- It is needed for the manufacture of hundreds of other compounds and in many industrial processes.
- Bulk of sulphuric acid produced is used in the manufacture of fertilisers (ammonium sulphate and superphosphate).
Oxides of Nitrogen
Nitrogen combines with oxygen under different conditions to form a number of binary oxides which differ with respect to the oxidation state of the nitrogen atom. They range from N2O (oxidation state of N +1) through NO (+2), N2O3 (+3), N2O4 (+4) to N2O5(5). The tendency to form pπ – pπ multiple bonds dictates the structures of oxides.
(1) Nitrous Oxide (N2O)
(a) It is prepared by heating ammonium nitrate.
NH4NO3 —–> N2O + 2H20
(b) It is a colourless unreactive gas having faint pleasant smell. It is also known as laughing gas because it causes hysterical laughter when inhaled in minor quantities.
(c) It is a neutral oxide and reacts with sodamide to form sodium azide.
N2O + 2NaNH2 ——–> NaN3 + NH3 + NaOH
Sodamide Sodium azide
(d) In small amounts, it acts as an anaesthetic for minor operations.
(e) It decomposes into nitrogen and oxygen at 873 K.
2N2O ——> 2N2 + O2
Therefore, it supports the combustion acting as a source of oxygen.
(2) Nitric Oxide (NO)
(a) It is prepared by the catalytic oxidation of ammonia at 1100 K in the presence of platinum.
4NH3 + 5O2 ——->4NO + 6H2O
(b) It can also prepared by the reaction of nitric acid on copper as :
3Cu + 8HNO3 ——> 3Cu(NO3)2 + 2NO + 4H2O
(c) It can also be prepared by the reduction of sodium nitrite with ferrous sulphate in the presence of sulphuric acid.
2NaNO2 + 2FeSO4 + 3H2SO4 ——-> Fe2(SO4)3 + 2NaHSO4 + 2H2O + 2NO
(d) It is a neutral oxide
(e) It is a colourless gas. It has odd number of electrons (11 valence electrons) and therefore, it is paramagnetic in the gaseous state. However, in the liquid and solid states, it forms a loose dimer in such a way that the magnetic effects of two unpaired electrons are cancelled out. The molecule is diamagnetic.
(f) Nitric oxide readily reacts with oxygen to give brown fumes of nitrogen dioxide.
2NO (g) + O2(g) ——–> 2NO2 (g)
(g) Nitric oxide readily forms complexes with transition metals.
For example: Fe2+ combines with NO to form the complex [Fe(H2O)5NO]2+ which is responsible for brown ring test for nitrates.
(h) It is thermodynamically unstable and decomposes into elements at high temperatures (1373 K 1473 K)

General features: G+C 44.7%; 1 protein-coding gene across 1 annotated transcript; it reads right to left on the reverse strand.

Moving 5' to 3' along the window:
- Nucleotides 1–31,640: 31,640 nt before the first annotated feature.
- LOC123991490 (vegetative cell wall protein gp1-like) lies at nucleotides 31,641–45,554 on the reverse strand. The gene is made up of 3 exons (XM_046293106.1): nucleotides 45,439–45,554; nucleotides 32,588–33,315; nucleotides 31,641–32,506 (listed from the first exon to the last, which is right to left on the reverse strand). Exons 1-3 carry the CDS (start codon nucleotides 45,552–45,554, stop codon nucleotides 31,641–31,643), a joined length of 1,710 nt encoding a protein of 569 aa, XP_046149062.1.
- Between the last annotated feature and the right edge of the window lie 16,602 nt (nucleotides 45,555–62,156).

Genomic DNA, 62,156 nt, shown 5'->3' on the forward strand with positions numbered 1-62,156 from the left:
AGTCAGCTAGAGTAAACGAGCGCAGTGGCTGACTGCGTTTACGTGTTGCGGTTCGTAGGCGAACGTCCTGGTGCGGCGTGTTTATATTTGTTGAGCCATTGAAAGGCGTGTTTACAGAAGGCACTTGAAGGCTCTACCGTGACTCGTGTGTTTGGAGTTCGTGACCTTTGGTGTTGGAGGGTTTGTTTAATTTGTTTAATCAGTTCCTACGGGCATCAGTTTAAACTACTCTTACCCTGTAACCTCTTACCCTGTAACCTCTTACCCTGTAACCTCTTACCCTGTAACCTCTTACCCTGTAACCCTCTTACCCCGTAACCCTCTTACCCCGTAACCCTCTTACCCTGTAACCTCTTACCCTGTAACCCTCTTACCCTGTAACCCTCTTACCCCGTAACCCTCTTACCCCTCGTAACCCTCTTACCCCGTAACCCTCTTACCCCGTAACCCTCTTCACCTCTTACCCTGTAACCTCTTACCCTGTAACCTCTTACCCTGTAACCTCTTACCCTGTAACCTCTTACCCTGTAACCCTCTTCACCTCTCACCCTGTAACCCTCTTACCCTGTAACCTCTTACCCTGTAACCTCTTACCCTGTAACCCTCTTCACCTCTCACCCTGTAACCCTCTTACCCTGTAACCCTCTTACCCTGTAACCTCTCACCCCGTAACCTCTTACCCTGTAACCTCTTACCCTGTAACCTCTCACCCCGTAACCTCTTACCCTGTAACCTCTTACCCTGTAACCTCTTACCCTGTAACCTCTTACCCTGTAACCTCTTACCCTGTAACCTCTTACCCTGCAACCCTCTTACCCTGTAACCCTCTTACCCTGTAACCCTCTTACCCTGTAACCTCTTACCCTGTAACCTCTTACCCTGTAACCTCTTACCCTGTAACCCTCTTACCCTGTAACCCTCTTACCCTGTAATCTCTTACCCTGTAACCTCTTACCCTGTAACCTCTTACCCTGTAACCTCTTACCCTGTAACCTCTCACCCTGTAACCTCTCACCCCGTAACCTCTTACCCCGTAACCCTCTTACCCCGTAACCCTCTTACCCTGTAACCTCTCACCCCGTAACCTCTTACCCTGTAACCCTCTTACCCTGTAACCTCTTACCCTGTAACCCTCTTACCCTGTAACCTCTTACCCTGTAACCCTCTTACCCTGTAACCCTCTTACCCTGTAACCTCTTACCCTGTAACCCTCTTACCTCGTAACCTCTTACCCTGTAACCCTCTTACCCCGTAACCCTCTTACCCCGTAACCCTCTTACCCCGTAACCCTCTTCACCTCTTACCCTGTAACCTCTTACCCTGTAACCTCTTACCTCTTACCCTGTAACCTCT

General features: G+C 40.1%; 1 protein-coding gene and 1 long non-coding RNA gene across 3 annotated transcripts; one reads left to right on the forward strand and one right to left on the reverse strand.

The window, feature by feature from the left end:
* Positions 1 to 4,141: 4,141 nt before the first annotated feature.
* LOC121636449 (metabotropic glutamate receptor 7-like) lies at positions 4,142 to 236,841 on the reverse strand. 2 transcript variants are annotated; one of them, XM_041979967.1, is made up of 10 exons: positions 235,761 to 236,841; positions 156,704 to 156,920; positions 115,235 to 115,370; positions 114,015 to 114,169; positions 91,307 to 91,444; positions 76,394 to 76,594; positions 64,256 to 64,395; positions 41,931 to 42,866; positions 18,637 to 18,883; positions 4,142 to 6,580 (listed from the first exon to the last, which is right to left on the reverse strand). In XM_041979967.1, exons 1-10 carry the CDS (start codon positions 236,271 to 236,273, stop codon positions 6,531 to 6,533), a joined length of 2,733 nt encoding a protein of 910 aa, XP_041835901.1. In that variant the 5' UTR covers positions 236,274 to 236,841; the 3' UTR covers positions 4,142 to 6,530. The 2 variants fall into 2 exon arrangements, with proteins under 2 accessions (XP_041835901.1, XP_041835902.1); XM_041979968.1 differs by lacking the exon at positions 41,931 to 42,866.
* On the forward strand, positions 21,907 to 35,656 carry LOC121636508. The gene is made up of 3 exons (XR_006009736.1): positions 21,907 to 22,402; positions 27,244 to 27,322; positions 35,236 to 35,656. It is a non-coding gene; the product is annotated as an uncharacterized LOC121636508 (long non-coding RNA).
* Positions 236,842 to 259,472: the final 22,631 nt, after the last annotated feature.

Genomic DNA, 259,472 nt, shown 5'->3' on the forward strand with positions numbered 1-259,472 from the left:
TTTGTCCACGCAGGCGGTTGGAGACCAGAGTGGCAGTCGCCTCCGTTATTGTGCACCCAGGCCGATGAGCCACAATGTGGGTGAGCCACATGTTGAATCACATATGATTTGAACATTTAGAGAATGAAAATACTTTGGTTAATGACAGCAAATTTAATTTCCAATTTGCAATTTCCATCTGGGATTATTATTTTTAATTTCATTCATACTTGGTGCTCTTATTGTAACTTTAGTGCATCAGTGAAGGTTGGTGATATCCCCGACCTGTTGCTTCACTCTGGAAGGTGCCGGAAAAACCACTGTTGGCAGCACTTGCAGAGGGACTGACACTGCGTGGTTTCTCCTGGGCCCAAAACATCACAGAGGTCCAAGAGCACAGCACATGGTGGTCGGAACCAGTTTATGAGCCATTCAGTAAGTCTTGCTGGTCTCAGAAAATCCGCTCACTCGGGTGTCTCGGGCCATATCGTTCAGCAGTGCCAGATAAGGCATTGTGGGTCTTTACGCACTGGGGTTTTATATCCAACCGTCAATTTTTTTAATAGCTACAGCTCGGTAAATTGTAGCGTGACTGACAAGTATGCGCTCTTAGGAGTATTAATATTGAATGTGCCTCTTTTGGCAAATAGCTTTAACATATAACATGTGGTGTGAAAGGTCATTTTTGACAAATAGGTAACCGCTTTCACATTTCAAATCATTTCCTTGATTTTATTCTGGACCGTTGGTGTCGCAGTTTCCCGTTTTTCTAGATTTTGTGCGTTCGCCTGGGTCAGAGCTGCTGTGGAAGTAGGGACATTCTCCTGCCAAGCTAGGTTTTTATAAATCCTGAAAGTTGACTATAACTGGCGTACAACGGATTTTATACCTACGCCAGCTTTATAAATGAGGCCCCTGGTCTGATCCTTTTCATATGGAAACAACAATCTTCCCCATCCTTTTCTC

2NO (g) —–> N2 (g) + O2 (g)
Dinitrogen Trioxide (N2O3)
(1) It is prepared by cooling equimolar quantities of nitric oxide and nitrogen dioxide to below 253 K.
NO(g) + NO2(g) ⇔ N2O3
(2) It can also be prepared by reacting nitric oxide and dinitrogen tetraoxide at 250 K.
2NO + N2O4 ——> 2N2O3
Properties of Dinitrogen Trioxide
(1) It is a blue solid and is acidic in nature. It is anhydride of nitrous acid (HNO2).
N2O3 + H2O —-> 2HNO2
(2) It exists in the pure form only in the solid state at very low temperatures.Above its melting point (273 K) it dissociates to NO and NO2.
N2O3 ——-> NO + NO2
Nitrogen Dioxide (NO2)
It is prepared by heating dried lead nitrate in a steel reaction vessel.
2Pb (NO3)2 ——-> 2PbO+ 4NO2 + O2
It is also an odd electron molecule and in the gas phase, it exists in equilibrium with N2O4 as :
N2O4 ⇔ 2 NO2
Above 415 K it contains mainly NO2 and at 250 K, it consists of mainly N2O4
2 NO2 ⇔ N2O4
Dinitrogen Pentoxide (N2O5)
(1) It is prepared by dehydrating the concentrated nitric acid with phosphorus pentoxide.
4HNO3 + P4O10 —–> 2N2O5 + HPO3
(2) N2O5 exists as colourless solid below 273K. As the temperature rises, the colour changes to yellow due to the partial decomposition of colourless N2O5 to brown NO2.
2 N2O5 ——–> 4NO2 + O2
(3) At 303K, the crystals melt giving a yellow liquid which decomposes at 313K to give NO2.
(4) N2O5 acts as a strong oxidising agent and oxidises iodine to I2O5
NO and NO2 are used in the manufacture of nitric acid and nitrate fertilizers Liquid N2O4 is also used as an oxidiser for the rocket fuels in missiles and space vehicles.
(5) NO causes a pollution problem in atmosphere due to its poisonous nature. Its vapours are emitted in the atmosphere during the burning of oil and coal.
Nitric Acid (HNO3)
The common oxoacids of nitrogen are given below :
Nitric acid is a very strong oxidising agent.Nitrogen shown an oxidation state of +5 in nitric acid.